The prospect of Jeremy Corbyn going into a general election, having successfully transformed the Labour party into something anti-neo-liberalism and genuinely progressive, certainly makes things interesting. If this occurred, many of the millions of politically engaged but disillusioned people in the UK, who would otherwise abstain, spoil their ballots in disgust or formally vote NOTA if they could, would undoubtedly vote Labour and probably swing the election. I can understand then, from that point of view, the logic of not having anything on the ballot that could take votes away from Corbyn and prevent this happening, even if the absence of NOTA remains completely undemocratic.
But how likely is that scenario really? Assuming Corbyn hangs on to the leadership and leads Labour into a general election, what are the chances, honestly, of him genuinely having transformed the Labour party by then, and by extension, the way that a UK government goes about its business?
The status quo in the UK has prevailed for the longest time. It is much more likely that his power as Prime Minister, in a system that will still be set up primarily to facilitate a corporate oligarchy masquerading as a democracy, would be severely limited at best. The extent to which the enemies of all that Corbyn represents, even within his own party, have gone to undermine him and prevent Labour from evolving thus far speaks volumes. It is reasonable to assume that they intend to persevere and ramp up their opposition the closer he gets to becoming Prime Minister – and beyond.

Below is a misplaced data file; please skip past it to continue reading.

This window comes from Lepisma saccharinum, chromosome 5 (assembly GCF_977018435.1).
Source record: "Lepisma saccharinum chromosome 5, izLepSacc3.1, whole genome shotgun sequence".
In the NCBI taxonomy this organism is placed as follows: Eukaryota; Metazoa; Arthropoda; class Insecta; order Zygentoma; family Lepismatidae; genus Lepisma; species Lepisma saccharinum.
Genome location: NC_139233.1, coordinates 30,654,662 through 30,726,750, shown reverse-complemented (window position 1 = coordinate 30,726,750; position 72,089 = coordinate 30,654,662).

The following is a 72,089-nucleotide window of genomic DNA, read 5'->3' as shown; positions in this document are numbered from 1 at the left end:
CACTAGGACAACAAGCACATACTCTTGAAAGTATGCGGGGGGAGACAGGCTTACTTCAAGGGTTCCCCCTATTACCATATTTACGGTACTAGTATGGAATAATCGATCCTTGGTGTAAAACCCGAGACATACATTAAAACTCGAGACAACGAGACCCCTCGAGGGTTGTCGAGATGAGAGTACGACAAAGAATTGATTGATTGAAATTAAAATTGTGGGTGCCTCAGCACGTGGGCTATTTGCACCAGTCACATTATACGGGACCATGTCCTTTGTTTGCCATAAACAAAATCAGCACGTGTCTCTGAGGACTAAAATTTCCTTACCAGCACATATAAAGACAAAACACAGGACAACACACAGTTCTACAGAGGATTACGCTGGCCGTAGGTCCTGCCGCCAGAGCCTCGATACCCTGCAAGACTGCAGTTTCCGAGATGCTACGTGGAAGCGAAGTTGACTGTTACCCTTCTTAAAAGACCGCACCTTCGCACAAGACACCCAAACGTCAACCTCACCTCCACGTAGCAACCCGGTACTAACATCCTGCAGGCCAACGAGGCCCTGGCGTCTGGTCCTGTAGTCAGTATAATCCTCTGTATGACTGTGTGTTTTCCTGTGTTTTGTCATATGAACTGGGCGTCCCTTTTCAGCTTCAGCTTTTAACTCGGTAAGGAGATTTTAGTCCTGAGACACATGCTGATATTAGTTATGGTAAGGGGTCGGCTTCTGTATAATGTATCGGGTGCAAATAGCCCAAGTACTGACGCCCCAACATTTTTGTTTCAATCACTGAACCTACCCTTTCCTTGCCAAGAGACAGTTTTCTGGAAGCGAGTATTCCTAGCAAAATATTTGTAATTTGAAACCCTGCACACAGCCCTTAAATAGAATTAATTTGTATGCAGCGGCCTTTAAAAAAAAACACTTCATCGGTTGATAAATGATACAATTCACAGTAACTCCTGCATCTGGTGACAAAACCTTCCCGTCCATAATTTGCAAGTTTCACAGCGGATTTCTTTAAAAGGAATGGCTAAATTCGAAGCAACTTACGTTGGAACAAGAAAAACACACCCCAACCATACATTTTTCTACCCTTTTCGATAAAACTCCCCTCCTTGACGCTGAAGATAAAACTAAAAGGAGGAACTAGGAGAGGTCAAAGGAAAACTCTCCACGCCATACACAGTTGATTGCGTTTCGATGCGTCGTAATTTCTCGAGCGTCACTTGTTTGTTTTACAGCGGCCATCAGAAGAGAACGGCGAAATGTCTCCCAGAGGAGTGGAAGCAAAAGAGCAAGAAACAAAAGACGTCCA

In a true democracy, of course, this would not matter. Those enemies would not have any power in the first place, having been filtered out by a democratic process that allows for true manifestation of the will of the people administered by community minded, qualified representatives only.
But the UK system is categorically NOT a true democracy. It will remain a corporate oligarchy masquerading as one, regardless of who is seen to be in power in Westminster, all the while the electoral system and the system of government it underpins are specifically designed with that in mind.